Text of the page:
Geek

Oculus founder, Rift creator Palmer Luckey leaves company

By Menahem Zen / 2017.03.31
Oculus Founder Palmer Luckey speaks during a Dell dinner at The Venetian Las Vegas on Jan. 7, 2016 in Las Vegas, Nevada.

Facebook confirmed the founder of Oculus Palmer Luckey is set to leave the company on Friday, March 31. The company released an official statement to confirm his departure.

Oculus spokesperson Tera Randall said in the statement released Thursday, as quoted by CNBC, that Luckey will leave the company per Friday. However, the details of his departure including the terms remains a secret.

“Palmer will be dearly missed. His inventive spirit helped kick-start the modern VR revolution and helped build an industry,” the official statement read, New York Times reported. Luckey leaves the company three after Facebook acquired Oculus in March 2014 for a stunning $3 billion to help Facebook achieve its vision in virtual reality. Facebook also recruited the microcomputer guru and game programming expert Michael Abrash to become chief scientist at Oculus.

Following the acquisition, Oculus and Facebook entangled in a legal controversy with Luckey became the center of legal controversy after ZeniMax Media filed a complaint against Facebook and Oculus. ZeniMax claimed key technology used for Oculus Rift headset was a violation to the ZeniMax's trade secret. In the early days of Oculus, Luckey and co-founder Brendan Iribe worked closely with John Carmack, who was working for id Software, the ZeniMax's subsidiary. Carmack was a programmer for id Software, and he continued his work when he left the company to join Oculus.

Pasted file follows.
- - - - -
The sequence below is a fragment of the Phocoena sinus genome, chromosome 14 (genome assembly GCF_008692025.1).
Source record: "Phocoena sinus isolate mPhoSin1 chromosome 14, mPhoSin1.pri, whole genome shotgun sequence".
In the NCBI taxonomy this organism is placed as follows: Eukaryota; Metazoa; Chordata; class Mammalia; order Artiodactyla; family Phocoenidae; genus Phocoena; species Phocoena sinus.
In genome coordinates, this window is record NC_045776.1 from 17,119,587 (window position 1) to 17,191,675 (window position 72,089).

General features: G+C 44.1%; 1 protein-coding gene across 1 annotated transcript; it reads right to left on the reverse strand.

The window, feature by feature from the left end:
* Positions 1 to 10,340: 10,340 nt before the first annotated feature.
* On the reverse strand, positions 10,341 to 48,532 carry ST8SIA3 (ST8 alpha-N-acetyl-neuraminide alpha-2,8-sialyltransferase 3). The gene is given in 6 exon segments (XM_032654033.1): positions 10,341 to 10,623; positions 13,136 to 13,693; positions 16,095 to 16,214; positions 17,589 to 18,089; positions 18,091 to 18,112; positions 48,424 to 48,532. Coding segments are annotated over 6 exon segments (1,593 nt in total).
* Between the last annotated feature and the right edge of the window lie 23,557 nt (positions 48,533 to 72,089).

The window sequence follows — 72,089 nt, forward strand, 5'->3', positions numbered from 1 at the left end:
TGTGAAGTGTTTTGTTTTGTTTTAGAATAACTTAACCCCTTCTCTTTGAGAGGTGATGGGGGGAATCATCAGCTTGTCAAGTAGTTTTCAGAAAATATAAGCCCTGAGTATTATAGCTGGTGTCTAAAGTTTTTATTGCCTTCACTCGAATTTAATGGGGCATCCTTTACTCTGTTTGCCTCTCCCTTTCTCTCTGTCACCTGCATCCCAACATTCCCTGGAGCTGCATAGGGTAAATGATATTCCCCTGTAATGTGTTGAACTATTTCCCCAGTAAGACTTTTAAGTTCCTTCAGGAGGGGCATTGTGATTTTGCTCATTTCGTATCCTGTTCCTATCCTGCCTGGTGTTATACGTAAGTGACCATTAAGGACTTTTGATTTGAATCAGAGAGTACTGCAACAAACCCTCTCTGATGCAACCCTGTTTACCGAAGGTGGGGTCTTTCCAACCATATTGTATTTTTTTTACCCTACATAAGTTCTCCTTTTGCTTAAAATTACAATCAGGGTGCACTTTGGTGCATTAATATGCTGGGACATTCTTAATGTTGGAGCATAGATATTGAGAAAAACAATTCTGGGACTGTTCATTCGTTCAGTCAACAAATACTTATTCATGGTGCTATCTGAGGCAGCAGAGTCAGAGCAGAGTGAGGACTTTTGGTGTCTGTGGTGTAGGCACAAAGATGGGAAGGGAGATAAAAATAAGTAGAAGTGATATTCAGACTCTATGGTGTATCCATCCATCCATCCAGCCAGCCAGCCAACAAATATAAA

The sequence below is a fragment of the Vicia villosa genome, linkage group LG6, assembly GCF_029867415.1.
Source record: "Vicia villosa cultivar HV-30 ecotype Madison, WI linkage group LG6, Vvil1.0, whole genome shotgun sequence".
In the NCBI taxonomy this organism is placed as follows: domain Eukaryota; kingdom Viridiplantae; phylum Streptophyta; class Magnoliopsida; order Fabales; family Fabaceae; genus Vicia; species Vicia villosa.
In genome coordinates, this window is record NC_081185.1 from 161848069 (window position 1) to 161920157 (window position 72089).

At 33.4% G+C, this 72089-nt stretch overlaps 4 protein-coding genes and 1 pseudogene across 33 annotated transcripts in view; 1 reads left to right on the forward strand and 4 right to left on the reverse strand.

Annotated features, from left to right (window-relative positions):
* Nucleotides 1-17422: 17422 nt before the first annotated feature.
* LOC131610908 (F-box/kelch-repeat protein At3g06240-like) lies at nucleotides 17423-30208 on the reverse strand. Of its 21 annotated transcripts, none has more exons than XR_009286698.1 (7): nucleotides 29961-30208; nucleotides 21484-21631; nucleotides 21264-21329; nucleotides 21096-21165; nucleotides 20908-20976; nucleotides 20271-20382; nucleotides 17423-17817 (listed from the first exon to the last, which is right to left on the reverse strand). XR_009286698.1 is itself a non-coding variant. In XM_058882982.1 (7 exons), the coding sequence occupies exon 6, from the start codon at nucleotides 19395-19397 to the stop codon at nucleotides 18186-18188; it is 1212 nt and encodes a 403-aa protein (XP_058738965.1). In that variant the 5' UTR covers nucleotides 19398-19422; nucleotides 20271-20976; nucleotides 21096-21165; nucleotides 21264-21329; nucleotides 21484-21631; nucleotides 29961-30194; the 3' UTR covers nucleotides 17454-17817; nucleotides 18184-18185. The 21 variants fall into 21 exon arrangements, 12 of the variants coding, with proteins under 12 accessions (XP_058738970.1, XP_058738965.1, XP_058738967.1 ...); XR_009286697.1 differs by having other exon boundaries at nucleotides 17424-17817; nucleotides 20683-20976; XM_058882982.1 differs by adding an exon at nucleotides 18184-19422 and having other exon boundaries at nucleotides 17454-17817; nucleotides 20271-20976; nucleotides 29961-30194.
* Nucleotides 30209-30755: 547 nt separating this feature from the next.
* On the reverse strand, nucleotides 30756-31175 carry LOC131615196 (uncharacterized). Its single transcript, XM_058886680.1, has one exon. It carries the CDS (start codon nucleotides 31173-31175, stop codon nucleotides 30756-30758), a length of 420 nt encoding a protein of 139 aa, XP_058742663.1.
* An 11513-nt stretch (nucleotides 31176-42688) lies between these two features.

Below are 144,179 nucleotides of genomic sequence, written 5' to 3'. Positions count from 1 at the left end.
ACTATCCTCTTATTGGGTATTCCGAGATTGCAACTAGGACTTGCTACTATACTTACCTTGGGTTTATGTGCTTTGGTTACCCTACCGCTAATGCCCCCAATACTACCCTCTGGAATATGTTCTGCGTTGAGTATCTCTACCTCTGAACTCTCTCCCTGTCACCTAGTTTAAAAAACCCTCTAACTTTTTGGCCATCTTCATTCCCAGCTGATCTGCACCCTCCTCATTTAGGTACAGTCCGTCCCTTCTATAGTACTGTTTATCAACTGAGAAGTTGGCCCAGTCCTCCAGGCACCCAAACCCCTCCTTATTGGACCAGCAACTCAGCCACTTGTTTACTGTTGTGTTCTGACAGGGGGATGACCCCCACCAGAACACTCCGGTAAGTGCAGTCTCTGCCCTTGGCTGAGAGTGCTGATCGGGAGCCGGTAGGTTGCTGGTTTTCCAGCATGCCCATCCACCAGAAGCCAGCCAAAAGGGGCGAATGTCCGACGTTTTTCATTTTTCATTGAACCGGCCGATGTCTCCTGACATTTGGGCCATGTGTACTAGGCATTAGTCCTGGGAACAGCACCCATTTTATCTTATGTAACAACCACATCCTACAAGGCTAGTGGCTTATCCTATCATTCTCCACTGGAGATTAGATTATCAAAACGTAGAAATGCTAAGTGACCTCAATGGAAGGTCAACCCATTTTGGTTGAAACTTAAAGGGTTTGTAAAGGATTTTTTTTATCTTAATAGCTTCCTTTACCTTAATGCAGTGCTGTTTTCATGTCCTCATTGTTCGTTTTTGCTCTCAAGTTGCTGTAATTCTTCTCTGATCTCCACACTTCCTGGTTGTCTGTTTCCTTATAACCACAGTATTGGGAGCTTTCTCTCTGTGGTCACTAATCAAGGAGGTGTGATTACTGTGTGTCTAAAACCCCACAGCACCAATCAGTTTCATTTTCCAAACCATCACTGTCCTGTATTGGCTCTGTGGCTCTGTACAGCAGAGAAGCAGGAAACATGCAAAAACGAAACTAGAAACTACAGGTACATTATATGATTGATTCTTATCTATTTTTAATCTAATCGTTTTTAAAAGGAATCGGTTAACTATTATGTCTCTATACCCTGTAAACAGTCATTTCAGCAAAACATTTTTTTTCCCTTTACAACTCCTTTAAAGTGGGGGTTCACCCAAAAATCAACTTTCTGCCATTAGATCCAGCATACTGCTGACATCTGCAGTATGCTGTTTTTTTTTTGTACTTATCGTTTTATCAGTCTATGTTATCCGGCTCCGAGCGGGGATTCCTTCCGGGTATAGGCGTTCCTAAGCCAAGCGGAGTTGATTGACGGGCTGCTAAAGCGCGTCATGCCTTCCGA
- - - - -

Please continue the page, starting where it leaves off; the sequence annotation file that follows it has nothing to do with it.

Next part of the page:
Carmack became the CTO of Oculus and developed the key software for Oculus Rift, but ZeniMax claimed the software written by Carmack when he worked for id Software belong to ZeniMax. The company later filed complaint to the U.S. District Court in Texas citing the violation of the non-disclosure agreement between the companies signed by Luckey in 2012.

After three years in court, last month the jury found Oculus breached the non-disclosure agreement. The jury ordered Facebook and Oculus to pay $500 million to ZeniMax Media. Later this month, Carmack filed counter lawsuit claiming he was not paid for his work in the id Software, but for Luckey the lawsuit may be his exit from the company he founded.

Watch the Bloomberg Technology report on Luckey's departure from Facebook below:

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